Susanna Agnelli, Contessa Rattazzi, Cavaliere di Gran Croce OMR (24 April 1922 – 15 May 2009) was an Italian politician, businesswoman and writer.
She was the first woman to be appointed Minister of Foreign Affairs in Italy.
Spouse - Count Urbano Rattazzi, Jr. (1945–1975) and 6 children
Born in Turin, she was the daughter of Edoardo Agnelli and Donna Virginia Bourbon del Monte, a daughter of the Prince di San Faustino and his Kentucky-born wife Jane Campbell. Her brother, Gianni Agnelli, was the head of Fiat until 1996; members of the Agnelli family are still the controlling shareholders of the company.
In 1974, Agnelli gained her first public appointment, when she became mayor of Monte Argentario. Her grandfather and great-grandfather had been mayors in their time. Agnelli served as mayor for a decade, from 1974-1984. The experience inspired her to enter national politics.
Agnelli was elected to the Italian Parliament in 1976 for the Italian Republican Party (PRI). In 1979, still for the PRI, she became an MEP in the European Parliament, from 1979-1981. In 1983, she returned to the Italian Parliament, becoming a senator.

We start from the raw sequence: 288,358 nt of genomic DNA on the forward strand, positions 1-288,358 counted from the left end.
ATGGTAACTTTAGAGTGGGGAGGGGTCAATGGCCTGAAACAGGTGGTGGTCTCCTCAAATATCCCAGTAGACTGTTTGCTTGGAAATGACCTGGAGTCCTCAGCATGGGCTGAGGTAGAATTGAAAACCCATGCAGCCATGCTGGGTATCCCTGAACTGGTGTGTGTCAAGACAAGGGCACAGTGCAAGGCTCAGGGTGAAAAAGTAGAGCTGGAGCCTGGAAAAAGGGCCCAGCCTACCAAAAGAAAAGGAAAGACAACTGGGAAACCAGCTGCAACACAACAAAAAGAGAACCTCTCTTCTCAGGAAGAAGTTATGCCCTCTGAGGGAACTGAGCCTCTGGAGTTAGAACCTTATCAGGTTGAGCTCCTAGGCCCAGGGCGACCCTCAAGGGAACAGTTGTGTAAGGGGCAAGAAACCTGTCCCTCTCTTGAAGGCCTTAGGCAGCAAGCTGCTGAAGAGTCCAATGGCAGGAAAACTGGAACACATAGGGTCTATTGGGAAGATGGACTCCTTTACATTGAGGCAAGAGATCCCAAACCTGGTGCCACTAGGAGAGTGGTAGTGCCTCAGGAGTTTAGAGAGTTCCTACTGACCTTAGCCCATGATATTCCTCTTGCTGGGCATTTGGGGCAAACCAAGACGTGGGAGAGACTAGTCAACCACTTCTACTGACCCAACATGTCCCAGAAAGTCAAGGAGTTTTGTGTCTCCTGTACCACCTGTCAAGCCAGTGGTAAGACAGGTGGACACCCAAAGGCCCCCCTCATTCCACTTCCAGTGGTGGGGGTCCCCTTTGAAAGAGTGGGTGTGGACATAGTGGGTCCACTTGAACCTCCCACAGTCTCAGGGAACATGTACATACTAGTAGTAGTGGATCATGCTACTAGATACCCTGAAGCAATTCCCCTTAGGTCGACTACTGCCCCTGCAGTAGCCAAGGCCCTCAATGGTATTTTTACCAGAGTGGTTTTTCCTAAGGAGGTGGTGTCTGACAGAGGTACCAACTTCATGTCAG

The culmination of her political career was her appointment as Italy's first female Minister of Foreign Affairs, in 1995. She served for more than a year which, in the fragile politics of postwar Italy, makes her one of the most long-lasting holders of the office. It was not until 2013 that Emma Bonino became the next female incumbent of the post.
In 1945 she married Count Urbano Rattazzi (1918-2012) with whom she had six children, the youngest of whom is photographer Priscilla Rattazzi. The marriage was dissolved in 1975. She divided her time between New York City and Italy and she was long a loyal fan of Robert Denning, of Denning & Fourcade, who designed over 15 homes for her in Manhattan, South America and Italy.
Her autobiography Vestivamo alla marinara ("We always wore sailor suits", 1983) was a bestseller in Italy.
- Vestivamo alla marinara (1975)
- Gente alla deriva (1980)
- Ricordati Gualeguaychu (1982)
- Addio, addio mio ultimo amore (1985)
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